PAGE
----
By Barry Jacobs
February 7, 2014
UNC Head Coach Roy Williams is fired up when talking to his bench during their road game against the Syracuse Orange in Syracuse, N.Y. on Saturday, January 11, 2014. Syracuse won 57-45. (Corey Lowenstein/News & Observer)
There are bright spots, to be sure. Time at home with his family, especially the young grandsons whose large framed photos adorn the front edge of the desk in his Smith Center office, facing the door as if their innocence might ward off the woes besetting the North Carolina basketball program and the university it represents. The friendly intrasquad wager on the Super Bowl winner, resulting in those who picked Denver, including the silver-haired, 63-year-old head coach, running sprints amid what he called “a lot of hooting and hollering and laughing.” The simple “salvation” of practicing with his 11th Tar Heel squad, safely tucked behind closed doors.
“They’ve been able to help me through a tough time period,” Roy Williams, relaxed in a checkered, earth-tone shirt, said of his team and coaching staff. “Which probably says how blessed I’ve been, because I haven’t had many time periods like this at all. Haven’t had any. You can take the ‘m’ off of many and say any – I haven’t had any time periods like this.”
Williams is an admittedly emotional man. During a rare 57-minute interview, he choked up several times as he discussed his team, coaching, and the travails of former player P.J. Hairston. As a Dean Smith disciple and proud UNC alumnus, Williams expressed hurt and anger, most of it directed at critics, regarding revelations and allegations of academic misconduct involving classes taken by Tar Heel athletes.
Williams’ essential nature is most evident following games. Other coaches are apt to comment analytically, or in generalities, when their teams struggle. Williams shares his frustration and uncertainty openly. That was particularly true when this season’s inexperienced squad spiraled to an 0-3 start in ACC competition – a stumble matched only once previously in program history.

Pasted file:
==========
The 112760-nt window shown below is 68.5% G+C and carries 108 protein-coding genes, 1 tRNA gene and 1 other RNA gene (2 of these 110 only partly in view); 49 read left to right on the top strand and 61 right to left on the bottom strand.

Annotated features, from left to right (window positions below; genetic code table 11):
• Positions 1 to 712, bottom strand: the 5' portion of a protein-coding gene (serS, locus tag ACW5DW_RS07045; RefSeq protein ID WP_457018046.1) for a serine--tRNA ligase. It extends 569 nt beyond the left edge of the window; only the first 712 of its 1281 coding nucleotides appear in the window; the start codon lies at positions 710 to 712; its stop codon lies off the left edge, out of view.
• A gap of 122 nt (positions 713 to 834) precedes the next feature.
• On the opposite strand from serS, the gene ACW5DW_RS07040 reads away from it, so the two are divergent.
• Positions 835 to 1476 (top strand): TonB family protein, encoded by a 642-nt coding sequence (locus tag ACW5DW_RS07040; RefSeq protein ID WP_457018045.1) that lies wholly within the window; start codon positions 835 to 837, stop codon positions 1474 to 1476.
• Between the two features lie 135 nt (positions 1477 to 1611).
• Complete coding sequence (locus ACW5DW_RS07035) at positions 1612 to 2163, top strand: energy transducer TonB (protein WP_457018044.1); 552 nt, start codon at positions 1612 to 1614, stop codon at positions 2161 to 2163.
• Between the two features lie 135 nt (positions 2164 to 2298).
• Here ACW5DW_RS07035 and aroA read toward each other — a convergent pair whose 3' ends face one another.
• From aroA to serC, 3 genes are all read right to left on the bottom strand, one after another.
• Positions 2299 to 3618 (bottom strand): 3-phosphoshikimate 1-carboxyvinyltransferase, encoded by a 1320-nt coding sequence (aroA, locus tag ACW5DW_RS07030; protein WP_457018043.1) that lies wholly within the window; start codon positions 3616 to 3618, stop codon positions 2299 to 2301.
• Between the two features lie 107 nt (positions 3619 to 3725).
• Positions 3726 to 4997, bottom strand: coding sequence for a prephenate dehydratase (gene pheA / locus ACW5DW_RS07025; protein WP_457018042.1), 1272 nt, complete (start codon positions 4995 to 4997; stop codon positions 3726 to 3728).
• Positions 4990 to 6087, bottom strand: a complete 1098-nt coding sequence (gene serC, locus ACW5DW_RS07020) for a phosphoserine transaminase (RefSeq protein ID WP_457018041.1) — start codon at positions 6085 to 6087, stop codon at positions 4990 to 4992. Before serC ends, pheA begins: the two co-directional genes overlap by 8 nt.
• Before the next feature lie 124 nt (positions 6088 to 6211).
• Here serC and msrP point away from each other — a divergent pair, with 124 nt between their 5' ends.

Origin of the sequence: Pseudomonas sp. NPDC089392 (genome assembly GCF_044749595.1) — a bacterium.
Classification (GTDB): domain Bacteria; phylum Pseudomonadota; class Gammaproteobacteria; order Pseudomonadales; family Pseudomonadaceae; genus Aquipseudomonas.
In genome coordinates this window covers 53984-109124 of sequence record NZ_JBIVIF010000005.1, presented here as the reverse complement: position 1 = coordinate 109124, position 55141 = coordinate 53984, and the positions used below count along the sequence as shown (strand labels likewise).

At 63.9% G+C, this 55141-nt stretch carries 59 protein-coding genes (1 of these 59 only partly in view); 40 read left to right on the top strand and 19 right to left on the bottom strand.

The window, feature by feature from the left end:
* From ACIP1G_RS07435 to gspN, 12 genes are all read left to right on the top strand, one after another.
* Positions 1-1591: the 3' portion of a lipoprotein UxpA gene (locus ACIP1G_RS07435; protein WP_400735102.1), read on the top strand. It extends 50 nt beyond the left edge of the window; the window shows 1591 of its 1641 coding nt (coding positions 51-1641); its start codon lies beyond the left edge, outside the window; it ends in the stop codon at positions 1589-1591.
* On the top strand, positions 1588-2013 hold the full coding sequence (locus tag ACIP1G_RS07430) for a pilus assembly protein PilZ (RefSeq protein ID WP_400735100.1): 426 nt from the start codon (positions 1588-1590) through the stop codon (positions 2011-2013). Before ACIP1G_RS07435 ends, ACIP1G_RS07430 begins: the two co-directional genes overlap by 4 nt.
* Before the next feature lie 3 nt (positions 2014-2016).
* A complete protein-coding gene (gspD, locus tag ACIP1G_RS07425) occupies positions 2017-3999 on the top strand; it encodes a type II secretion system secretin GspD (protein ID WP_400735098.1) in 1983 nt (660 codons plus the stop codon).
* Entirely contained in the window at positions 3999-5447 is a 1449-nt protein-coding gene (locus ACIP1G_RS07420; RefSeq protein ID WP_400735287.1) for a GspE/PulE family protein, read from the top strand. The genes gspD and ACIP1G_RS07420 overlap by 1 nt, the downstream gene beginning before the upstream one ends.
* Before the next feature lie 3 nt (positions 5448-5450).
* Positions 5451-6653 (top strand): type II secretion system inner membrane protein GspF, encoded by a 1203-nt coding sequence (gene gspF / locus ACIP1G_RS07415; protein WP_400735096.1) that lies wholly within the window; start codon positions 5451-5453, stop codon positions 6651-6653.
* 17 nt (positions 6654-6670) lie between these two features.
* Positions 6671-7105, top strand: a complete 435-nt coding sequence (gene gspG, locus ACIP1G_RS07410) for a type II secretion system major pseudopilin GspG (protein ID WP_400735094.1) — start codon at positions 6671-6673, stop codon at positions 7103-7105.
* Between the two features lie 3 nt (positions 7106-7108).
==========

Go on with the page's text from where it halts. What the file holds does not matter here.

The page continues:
“It’s a game, it’s entertainment, but it is me,” said the Hall of Famer with two NCAA championships (2005 and 2009), five Final Four appearances, and 715 career victories at Kansas and Carolina. “So I can’t just turn it on and turn it off. But I can’t go home and kick the dog. I’m bad enough because I pout and I sulk and I’m quiet and all those kind of childish things.”
Following a Jan. 8 home loss to Miami in which the befuddled Tar Heels trailed for most of the game, Williams agonized publicly over his own performance. He was so agitated, it sparked quiet speculation he must be contemplating retirement.
“I’ve felt more vulnerable than I’ve ever felt,” Williams conceded the other day. “Coach Smith told me one time his biggest worry about me as a head coach was that the losses hurt me so much as an assistant, and he said it gets a lot worse. And he was right. As usual. This time it’s just been, I’ve felt like a punching bag at some times, the things that I’ve had to put up with. And on top of that, some losses. Some poor play. Some bad judgment. Some simple things like free throws that don’t go in, and those kind of things.”
This remains UNC’s worst unit in modern times from the foul line (.619) and 3-point range (.321). But the team’s efficiency has improved, thanks to recent lineup shuffles and predictable player evolution. Williams inserted freshman Kennedy Meeks as the starter in the low post and senior Leslie McDonald at second guard. The changes facilitated a return of the Tar Heels’ best player, Marcus Paige, to a role where he has the ball in his hands much of the time. The most telling result: five wins in the past six games.